Lately, there’s a lot of attention being given to bailouts for banks and rescue for big corporate automakers, but there’s a more enduring sort of stimulus package that has my enduring respect. Each summer my neighborhood library, the Northside Library here in Columbus, launches a joint summer reading club and free lunch program for kids up to age 17. Monday through Saturday, the library is open all day, featuring presentations, arts projects, animals, magic shows, crossword creation groups, drum circles, writers’ workshops and more, more, more.
The goal is to get kids coming into the library during the summer, and from what I can see that goal is met: every time I pop in, there are kids all over the place, not only during the programs but at other times too, doing what kids do in libraries, which is to read. When school’s out for summer, kids who don’t read fall behind kids who do, exacerbating social inequalities and frustrating educational efforts. Reading clubs like these effectively promote gains in literacy for kids from low-income families where reading at home tends not to occur.
Because our neighborhood has a high concentration of kids from poor families, the library also offers free lunches to the kids who come in to the library each day. This effort, funded in part by in the long-standing Summer Food Service Program of the USDA, has been an annual effort for about forty years now, acting to fill in the nutritional gap of children who, now that school’s out, don’t have the nutritional supplement provided by school lunch. This year especially, there are a lot of parents out there who have trouble feeding their kids on their own, and the Summer Food Service Program fills that gap. I anticipate some negative reaction by people who ask why they should have to spend money to feed other people’s kids. Everyone’s entitled to their opinion, but it’s an observable fact that these supplemental food programs for kids lead to better educational outcomes, and better educational outcomes are associated with lower crime rates, better employment histories and higher productivity. Even if you don’t particularly care about being nice to children, these are considerable social benefits that result from a relatively low amount of social expenditure.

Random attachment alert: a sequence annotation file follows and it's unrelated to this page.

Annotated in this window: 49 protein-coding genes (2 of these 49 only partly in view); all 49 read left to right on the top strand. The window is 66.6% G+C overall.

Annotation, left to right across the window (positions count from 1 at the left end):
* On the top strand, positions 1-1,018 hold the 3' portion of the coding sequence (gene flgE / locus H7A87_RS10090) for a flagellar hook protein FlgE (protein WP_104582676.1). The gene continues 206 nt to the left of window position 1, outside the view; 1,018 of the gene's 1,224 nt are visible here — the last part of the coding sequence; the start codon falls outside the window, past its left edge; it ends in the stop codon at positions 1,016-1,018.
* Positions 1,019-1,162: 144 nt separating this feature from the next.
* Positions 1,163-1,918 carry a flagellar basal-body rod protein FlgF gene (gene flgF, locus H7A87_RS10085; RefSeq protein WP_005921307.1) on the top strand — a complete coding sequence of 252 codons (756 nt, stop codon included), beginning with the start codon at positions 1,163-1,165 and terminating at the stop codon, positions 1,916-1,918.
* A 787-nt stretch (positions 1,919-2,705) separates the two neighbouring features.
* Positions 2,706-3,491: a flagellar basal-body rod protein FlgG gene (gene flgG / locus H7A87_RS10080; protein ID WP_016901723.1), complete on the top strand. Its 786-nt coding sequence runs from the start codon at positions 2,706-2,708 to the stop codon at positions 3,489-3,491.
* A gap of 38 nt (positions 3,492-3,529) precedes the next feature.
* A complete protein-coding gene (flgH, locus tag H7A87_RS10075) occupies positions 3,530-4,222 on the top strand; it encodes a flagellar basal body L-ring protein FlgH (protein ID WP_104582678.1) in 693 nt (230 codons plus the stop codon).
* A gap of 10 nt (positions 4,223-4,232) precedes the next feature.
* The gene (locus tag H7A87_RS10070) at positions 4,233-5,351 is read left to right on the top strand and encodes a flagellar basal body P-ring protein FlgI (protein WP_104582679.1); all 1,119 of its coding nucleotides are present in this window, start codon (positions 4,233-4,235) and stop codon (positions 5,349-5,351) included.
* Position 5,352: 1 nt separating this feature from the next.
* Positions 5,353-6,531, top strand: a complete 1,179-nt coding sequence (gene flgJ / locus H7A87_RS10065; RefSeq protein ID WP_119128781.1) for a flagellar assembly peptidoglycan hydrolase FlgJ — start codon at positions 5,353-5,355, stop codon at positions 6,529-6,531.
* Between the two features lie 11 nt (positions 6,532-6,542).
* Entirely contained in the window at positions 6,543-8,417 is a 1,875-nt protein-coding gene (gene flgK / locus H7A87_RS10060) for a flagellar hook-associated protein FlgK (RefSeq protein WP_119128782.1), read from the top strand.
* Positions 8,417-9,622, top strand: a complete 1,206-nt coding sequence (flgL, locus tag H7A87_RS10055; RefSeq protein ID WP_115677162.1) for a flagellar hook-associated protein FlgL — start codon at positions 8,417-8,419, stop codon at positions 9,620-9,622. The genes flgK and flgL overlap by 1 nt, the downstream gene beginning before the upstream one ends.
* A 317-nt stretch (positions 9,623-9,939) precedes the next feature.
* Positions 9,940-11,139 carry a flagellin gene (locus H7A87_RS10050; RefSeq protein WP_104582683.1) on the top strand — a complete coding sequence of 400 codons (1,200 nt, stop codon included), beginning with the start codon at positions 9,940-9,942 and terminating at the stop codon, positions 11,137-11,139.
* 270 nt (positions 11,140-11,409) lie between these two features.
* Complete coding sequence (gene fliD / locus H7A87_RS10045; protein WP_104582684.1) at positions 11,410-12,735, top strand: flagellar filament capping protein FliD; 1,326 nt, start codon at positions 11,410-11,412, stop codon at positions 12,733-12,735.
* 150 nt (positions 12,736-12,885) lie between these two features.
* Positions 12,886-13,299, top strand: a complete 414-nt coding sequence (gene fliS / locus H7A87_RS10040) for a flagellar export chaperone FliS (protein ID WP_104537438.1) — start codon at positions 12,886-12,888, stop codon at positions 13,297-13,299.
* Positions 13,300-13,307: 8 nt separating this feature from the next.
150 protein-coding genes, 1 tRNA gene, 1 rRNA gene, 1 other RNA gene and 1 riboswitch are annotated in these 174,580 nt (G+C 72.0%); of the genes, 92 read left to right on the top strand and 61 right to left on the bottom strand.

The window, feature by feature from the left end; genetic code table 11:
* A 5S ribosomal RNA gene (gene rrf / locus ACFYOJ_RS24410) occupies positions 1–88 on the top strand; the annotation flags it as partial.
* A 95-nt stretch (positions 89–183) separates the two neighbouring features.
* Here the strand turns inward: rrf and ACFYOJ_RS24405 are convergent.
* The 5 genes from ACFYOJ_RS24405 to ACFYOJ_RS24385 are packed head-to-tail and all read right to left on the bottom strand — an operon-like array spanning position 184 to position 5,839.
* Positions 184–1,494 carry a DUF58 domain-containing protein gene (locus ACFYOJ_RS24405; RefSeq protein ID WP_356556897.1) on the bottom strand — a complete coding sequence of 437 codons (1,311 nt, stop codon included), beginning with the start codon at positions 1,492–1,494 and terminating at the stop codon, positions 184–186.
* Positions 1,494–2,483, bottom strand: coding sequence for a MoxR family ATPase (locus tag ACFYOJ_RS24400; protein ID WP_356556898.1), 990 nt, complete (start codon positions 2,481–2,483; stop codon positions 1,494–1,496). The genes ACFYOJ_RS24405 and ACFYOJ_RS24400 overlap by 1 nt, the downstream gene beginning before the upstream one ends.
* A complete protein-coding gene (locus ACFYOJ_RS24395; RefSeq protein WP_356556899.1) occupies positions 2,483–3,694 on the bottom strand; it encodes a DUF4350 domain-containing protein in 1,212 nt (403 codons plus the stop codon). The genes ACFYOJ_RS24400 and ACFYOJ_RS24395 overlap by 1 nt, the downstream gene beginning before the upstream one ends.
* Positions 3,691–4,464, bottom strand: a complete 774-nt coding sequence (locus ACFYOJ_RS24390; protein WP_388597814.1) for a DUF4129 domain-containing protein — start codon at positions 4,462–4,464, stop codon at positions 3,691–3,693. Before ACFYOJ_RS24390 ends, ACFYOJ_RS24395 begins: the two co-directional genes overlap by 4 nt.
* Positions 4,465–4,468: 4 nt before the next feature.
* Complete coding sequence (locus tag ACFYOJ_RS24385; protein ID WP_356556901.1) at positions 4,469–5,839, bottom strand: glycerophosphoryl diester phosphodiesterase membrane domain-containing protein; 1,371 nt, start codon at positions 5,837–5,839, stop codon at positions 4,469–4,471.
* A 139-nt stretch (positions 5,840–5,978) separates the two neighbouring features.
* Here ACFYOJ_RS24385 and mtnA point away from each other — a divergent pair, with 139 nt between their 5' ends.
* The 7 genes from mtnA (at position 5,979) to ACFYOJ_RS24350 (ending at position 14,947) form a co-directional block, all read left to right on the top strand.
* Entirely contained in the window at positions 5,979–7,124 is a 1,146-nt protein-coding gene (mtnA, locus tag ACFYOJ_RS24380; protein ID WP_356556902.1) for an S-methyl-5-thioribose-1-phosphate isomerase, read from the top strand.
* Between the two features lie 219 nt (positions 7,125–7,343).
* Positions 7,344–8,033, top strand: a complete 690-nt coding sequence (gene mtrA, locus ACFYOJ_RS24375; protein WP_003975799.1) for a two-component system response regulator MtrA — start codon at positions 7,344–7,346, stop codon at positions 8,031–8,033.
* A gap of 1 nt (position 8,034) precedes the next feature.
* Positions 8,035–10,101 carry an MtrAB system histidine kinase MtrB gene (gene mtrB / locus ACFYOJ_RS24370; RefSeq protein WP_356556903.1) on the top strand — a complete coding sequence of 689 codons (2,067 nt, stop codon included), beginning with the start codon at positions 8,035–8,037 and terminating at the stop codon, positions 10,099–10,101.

It’s the combination of the summer reading club and the lunch program that really impresses me. Kids come in for lunch and get exposed to reading, or kids come in to the library for the reading club and learn about the free lunch option. Together, these efforts promote children’s physical and intellectual health while integrating them in the neighborhood community.